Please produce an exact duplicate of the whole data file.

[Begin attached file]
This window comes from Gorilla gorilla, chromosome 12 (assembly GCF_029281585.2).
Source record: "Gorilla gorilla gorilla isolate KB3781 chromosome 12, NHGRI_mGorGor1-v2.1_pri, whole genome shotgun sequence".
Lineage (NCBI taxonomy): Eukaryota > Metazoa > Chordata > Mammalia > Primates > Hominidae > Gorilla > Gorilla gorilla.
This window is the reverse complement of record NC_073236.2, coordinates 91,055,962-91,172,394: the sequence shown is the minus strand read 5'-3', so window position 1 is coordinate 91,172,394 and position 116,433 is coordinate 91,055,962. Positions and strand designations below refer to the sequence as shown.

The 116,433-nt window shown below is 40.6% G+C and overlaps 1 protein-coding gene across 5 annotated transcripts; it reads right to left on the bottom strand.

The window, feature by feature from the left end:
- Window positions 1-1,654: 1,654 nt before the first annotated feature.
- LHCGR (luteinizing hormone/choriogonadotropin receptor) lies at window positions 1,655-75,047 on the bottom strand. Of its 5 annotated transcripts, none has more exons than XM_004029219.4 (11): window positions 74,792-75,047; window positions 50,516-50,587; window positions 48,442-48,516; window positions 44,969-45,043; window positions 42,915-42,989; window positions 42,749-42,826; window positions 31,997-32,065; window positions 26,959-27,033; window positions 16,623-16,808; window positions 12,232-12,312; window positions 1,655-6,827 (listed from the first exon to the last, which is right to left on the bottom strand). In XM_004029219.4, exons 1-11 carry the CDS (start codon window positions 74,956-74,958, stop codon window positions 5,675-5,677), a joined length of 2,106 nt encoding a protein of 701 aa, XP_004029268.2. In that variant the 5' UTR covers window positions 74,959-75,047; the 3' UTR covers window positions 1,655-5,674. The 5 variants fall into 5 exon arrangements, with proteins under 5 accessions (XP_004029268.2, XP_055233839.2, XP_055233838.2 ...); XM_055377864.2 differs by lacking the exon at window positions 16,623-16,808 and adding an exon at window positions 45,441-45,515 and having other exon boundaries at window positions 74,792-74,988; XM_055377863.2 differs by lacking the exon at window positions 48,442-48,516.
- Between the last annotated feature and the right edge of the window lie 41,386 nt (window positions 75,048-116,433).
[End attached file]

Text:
This window comes from Gorilla gorilla, chromosome 12 (assembly GCF_029281585.2).
Source record: "Gorilla gorilla gorilla isolate KB3781 chromosome 12, NHGRI_mGorGor1-v2.1_pri, whole genome shotgun sequence".
Lineage (NCBI taxonomy): Eukaryota > Metazoa > Chordata > Mammalia > Primates > Hominidae > Gorilla > Gorilla gorilla.
This window is the reverse complement of record NC_073236.2, coordinates 91,055,962-91,172,394: the sequence shown is the minus strand read 5'-3', so window position 1 is coordinate 91,172,394 and position 116,433 is coordinate 91,055,962. Positions and strand designations below refer to the sequence as shown.

The 116,433-nt window shown below is 40.6% G+C and overlaps 1 protein-coding gene across 5 annotated transcripts; it reads right to left on the bottom strand.

The window, feature by feature from the left end:
- Window positions 1-1,654: 1,654 nt before the first annotated feature.
- LHCGR (luteinizing hormone/choriogonadotropin receptor) lies at window positions 1,655-75,047 on the bottom strand. Of its 5 annotated transcripts, none has more exons than XM_004029219.4 (11): window positions 74,792-75,047; window positions 50,516-50,587; window positions 48,442-48,516; window positions 44,969-45,043; window positions 42,915-42,989; window positions 42,749-42,826; window positions 31,997-32,065; window positions 26,959-27,033; window positions 16,623-16,808; window positions 12,232-12,312; window positions 1,655-6,827 (listed from the first exon to the last, which is right to left on the bottom strand). In XM_004029219.4, exons 1-11 carry the CDS (start codon window positions 74,956-74,958, stop codon window positions 5,675-5,677), a joined length of 2,106 nt encoding a protein of 701 aa, XP_004029268.2. In that variant the 5' UTR covers window positions 74,959-75,047; the 3' UTR covers window positions 1,655-5,674. The 5 variants fall into 5 exon arrangements, with proteins under 5 accessions (XP_004029268.2, XP_055233839.2, XP_055233838.2 ...); XM_055377864.2 differs by lacking the exon at window positions 16,623-16,808 and adding an exon at window positions 45,441-45,515 and having other exon boundaries at window positions 74,792-74,988; XM_055377863.2 differs by lacking the exon at window positions 48,442-48,516.
- Between the last annotated feature and the right edge of the window lie 41,386 nt (window positions 75,048-116,433).